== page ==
Musical soul twins

Singer Shlomit Levi together with RebbeSoul, a guitar player from America, combine ancient Yemenite melodies and rhythms from around the world.

By LIOR PHILLIPS
April 6, 2015 20:52
3 minute read.
Musical soul twins

Musical soul twins. (photo credit: DIANA BOVA)

Shlomit & RebbeSoul is the story of two artists, two countries and one soul. Filling several theaters in Israel and New York City, it is also a serendipitous celebration of contemporary electronica and rock fused with the sounds of Yemen.

One could say that Shlomit Levi and RebbeSoul (Bruce Burger) – who will be performing at Zichron Ya’akov’s Baronita on Wednesday, April 8 – is a fusion of Jewish roots and World Music. Israeli-born Levi is best known for her folk-Yemenite devotion, which, with her vivid and classical nuance, is a complete and polished reflection on a sacred history.

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Ruminative, unburdening, sometimes startlingly unguarded, her vocal inflections navigate five languages and numerous contemporary genres in a way that harmonizes the traditional folk format with a delicate yet distorted cacophony of a hybridized, modern-day story of World Music.

How do you put this particular kind of music across in a venue? Burger – RebbeSoul – gives a persuasive answer. The duo’s different cultures are precisely what makes them so compelling, and as Levi observes, every audience finds its own resonance in their music. Burger’s walking basslines of electrified guitar rock, a Clapton-meets-Knopfler life force, is the brush to the musical landscape of Levi’s vocals colorations. Digging from the inside, there’s plenty spirit oozing out of this duo.

For many years you have both performed for Israeli and American audiences, so what’s the biggest difference between the two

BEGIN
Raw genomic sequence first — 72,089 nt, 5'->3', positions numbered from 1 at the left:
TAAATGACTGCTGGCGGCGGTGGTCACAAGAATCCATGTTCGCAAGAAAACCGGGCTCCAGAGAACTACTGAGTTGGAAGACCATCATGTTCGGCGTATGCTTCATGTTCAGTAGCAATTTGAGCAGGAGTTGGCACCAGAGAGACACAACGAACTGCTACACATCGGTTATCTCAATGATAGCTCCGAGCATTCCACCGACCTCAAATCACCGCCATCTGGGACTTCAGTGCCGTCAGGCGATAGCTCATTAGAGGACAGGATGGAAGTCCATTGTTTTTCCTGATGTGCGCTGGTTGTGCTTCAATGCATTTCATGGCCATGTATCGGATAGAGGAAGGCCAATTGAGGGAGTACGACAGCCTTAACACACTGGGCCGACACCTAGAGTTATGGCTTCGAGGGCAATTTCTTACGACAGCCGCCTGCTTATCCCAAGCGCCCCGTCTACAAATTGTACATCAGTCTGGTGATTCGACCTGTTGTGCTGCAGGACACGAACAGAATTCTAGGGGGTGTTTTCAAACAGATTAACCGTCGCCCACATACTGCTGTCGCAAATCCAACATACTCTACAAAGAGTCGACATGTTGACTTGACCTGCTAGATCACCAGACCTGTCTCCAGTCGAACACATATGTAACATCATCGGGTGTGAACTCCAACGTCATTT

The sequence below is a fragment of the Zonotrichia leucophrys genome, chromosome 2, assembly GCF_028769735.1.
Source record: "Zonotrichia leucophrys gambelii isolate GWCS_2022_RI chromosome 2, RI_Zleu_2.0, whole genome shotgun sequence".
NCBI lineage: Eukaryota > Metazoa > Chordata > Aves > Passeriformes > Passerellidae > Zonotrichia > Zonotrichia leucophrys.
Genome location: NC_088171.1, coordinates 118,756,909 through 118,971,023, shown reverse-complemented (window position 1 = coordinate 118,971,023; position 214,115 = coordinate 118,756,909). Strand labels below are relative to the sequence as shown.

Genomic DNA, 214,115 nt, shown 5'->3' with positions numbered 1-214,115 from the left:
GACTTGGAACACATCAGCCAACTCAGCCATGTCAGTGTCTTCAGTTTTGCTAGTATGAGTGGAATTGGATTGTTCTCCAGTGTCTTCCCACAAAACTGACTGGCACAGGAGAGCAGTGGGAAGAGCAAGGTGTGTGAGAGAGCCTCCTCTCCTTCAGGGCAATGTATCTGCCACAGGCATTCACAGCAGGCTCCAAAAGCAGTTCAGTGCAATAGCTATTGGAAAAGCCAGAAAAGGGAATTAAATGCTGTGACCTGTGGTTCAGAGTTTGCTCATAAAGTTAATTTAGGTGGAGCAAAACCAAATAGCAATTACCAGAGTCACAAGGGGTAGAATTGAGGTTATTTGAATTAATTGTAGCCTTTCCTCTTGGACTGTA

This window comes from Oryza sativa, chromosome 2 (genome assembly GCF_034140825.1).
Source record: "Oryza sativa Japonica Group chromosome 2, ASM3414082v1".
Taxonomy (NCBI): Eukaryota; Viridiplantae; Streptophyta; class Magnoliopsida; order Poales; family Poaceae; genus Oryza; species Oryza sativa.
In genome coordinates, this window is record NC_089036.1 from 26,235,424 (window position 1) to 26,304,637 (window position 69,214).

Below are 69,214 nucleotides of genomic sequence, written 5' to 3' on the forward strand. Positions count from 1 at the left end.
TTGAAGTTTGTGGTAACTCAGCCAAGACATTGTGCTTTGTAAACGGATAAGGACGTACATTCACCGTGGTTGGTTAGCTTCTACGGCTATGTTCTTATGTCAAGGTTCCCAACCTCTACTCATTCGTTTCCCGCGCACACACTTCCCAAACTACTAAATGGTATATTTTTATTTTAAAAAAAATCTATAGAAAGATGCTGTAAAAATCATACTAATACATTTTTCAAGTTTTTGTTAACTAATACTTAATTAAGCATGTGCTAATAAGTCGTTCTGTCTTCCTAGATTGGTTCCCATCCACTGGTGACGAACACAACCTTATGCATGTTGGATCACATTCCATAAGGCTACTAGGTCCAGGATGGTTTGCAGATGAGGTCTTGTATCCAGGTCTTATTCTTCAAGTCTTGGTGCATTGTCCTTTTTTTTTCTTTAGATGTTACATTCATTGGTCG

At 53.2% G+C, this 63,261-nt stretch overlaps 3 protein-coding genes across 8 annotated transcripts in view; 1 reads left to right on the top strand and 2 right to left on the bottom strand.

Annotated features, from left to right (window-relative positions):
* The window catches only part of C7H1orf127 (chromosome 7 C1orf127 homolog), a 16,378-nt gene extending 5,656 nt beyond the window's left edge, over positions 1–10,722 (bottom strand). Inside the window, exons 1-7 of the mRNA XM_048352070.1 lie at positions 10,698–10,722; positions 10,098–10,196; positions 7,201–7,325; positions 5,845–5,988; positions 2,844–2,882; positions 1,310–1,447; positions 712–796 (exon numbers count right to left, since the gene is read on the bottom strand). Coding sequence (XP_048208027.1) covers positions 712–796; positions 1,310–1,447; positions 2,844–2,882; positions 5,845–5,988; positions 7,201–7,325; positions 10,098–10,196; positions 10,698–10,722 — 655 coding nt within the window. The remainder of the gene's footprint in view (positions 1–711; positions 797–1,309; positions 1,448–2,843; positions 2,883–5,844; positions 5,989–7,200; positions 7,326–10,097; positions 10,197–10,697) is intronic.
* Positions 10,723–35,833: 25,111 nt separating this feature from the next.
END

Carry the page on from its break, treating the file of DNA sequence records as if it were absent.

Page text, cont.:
? Levi: We love them both, but I do feel some differences. In a show we had in Rochester, New York, I couldn’t quite tell what they were thinking.

They just listened very quietly, but after the show many approached us complimenting us enthusiastically.

Israeli audiences are more involved, ask questions between the songs, move to the rhythms, and many times get up and dance! RebbeSoul: Israelis are also used to listening to music in many languages, while Americans are not. Except for World Music, I find people are always curious about something “exotic.” I often get the impression that I, being an American guitar player, am exotic to Israelis. Americans would consider Shlomit exotic. I guess we have that “exotic” card in our favor at all times, whether we perform here or there.

Shlomit, you sing in Hebrew, English, Arabic, Yemenite and Aramaic. Are you not as creatively free when choosing just one? Levi: It’s all about the music and emotion, and less about the language of the song. Many ideas are better conveyed in their source language.

Singing a song like “Abdah Bil’agual” about a Yemenite woman leaving her family when she gets married, is way more authentic in the Yemenite language than in English translation.

Emotions somehow get through to the listener even when they don’t understand the lyrics. That’s what music is all about, isn’t it?

RebbeSoul, what is it about her voice that lends itself to the musical landscape you create?
Truly, the best thing I can do as a musician is get out of the way. If I follow my immediate instincts of being a Westerner playing this “eastern” music, it automatically creates a unique combination and musical fusion. I do my homework to learn about the traditions and understand the musical personality of it all, but avoid getting too cerebral so the music is still full of life and has a spirit.

How important are Jewish Roots and World Music as genres in popular culture today? Levi: Very important. Getting to know all kinds of World Music allows one to get familiar with another culture and even learn a different perspective about the world. I believe that by expanding your mind you expand your world. There are many elements separating our times. Music is a powerful instrument that has almost no limits or borders and can unify people.

RebbeSoul: When people listen to Shlomit & RebbeSoul, they get taste of “hawaij” [Yemenite spice mixture] and a peek into that Yemenite world.

What’s the most thrilling thing about the live experience of Shlomit & RebbeSoul? Levi: The live musical dynamic when RebbeSoul and I play together.

We recorded a few songs live in our album The Seal of Solomon, like “Avinu Malkeinu,” because the magic couldn’t be produced by overdubbing different parts at different times. We tend to change versions of songs and improvise too. So many nice, interesting things can happen.

RebbeSoul: I get a kick out of watching Shlomit light up the place when she enters. That’s top of the list for me. It makes me smile every time.


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